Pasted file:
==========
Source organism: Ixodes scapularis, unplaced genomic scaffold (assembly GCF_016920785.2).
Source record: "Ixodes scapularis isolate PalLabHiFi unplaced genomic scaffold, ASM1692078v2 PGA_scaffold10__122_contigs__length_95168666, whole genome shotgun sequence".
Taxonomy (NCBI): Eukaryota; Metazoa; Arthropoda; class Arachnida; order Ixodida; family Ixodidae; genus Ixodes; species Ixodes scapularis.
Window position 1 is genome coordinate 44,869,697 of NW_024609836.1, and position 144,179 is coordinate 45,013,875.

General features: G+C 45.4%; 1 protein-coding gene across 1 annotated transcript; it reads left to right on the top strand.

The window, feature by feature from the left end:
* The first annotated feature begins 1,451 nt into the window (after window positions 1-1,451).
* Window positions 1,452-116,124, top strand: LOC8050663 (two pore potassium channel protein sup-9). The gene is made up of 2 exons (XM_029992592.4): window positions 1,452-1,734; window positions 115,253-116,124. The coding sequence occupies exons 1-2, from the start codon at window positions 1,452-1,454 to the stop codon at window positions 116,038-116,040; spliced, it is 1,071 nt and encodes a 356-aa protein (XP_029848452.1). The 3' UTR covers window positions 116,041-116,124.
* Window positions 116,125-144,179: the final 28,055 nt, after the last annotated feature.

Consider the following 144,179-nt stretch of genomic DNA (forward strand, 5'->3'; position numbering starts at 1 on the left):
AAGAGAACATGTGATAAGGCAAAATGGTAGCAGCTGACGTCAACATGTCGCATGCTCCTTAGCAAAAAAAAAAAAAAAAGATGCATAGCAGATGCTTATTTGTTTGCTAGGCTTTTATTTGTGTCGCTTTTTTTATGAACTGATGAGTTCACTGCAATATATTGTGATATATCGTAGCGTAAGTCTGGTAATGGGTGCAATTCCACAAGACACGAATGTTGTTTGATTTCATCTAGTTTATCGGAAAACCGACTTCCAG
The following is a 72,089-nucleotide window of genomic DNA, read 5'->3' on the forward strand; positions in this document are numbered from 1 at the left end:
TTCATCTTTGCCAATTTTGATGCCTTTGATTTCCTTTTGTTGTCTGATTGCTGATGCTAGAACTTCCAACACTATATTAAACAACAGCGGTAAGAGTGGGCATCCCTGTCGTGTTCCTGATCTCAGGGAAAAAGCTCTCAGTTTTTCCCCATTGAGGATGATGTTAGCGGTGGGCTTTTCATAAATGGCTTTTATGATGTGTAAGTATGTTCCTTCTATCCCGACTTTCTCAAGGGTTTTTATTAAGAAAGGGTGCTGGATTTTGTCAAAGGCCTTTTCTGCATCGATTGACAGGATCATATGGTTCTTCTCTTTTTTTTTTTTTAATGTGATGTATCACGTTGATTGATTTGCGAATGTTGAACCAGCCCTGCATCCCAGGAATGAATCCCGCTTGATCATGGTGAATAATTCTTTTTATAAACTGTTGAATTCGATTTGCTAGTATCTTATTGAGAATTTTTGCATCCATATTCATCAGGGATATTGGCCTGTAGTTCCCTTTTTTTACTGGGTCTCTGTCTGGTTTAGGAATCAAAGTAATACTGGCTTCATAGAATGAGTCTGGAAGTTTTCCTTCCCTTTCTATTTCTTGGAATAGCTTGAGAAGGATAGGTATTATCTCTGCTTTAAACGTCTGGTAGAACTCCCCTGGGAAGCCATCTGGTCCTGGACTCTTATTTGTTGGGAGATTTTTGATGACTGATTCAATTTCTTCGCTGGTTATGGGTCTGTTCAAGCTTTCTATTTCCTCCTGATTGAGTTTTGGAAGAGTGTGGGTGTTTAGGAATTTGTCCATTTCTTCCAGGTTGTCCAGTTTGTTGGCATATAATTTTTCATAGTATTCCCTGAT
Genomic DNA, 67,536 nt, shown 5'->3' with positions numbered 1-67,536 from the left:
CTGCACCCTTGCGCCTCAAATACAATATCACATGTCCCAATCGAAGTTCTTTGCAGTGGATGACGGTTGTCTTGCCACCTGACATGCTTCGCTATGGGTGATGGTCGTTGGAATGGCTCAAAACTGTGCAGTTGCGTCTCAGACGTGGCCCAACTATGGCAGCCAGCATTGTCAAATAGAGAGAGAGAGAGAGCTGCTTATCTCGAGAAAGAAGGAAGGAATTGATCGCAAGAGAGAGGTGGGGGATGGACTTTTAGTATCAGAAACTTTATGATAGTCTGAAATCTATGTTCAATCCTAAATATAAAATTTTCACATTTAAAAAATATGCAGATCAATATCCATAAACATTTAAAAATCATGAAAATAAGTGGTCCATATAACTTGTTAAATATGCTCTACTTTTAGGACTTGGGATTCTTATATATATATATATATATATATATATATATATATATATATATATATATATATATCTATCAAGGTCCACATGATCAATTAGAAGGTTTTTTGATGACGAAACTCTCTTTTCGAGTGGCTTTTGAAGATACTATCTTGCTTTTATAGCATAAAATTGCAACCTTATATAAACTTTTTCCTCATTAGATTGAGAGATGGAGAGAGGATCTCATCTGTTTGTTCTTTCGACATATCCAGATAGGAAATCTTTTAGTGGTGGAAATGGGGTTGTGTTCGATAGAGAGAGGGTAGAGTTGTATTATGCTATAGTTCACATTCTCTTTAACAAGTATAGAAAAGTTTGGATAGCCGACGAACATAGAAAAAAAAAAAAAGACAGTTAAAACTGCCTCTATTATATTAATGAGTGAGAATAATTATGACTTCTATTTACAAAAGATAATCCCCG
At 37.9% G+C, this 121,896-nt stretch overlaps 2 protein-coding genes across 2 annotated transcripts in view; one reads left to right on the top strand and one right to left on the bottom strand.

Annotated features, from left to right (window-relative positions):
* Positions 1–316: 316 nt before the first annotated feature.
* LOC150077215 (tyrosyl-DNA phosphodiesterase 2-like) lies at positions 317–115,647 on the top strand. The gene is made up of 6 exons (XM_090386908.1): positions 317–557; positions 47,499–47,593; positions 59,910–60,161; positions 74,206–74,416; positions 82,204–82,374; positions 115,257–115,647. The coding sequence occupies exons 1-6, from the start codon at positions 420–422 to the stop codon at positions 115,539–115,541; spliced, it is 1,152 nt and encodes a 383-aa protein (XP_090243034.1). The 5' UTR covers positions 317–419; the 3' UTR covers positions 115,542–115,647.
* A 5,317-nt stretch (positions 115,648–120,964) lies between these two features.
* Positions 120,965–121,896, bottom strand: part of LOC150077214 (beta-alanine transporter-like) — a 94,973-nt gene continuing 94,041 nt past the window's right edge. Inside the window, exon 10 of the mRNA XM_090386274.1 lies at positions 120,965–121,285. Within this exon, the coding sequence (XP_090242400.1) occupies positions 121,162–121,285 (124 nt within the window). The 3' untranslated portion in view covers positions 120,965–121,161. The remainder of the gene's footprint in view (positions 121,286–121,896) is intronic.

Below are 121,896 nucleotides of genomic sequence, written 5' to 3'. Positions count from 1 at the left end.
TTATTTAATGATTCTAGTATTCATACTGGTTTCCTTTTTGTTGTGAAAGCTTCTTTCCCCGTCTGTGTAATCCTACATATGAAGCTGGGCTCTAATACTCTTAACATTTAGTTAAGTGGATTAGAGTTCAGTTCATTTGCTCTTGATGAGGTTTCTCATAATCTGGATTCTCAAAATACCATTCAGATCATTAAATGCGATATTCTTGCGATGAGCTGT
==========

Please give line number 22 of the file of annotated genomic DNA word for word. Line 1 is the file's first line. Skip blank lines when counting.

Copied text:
Below are 121,896 nucleotides of genomic sequence, written 5' to 3'. Positions count from 1 at the left end.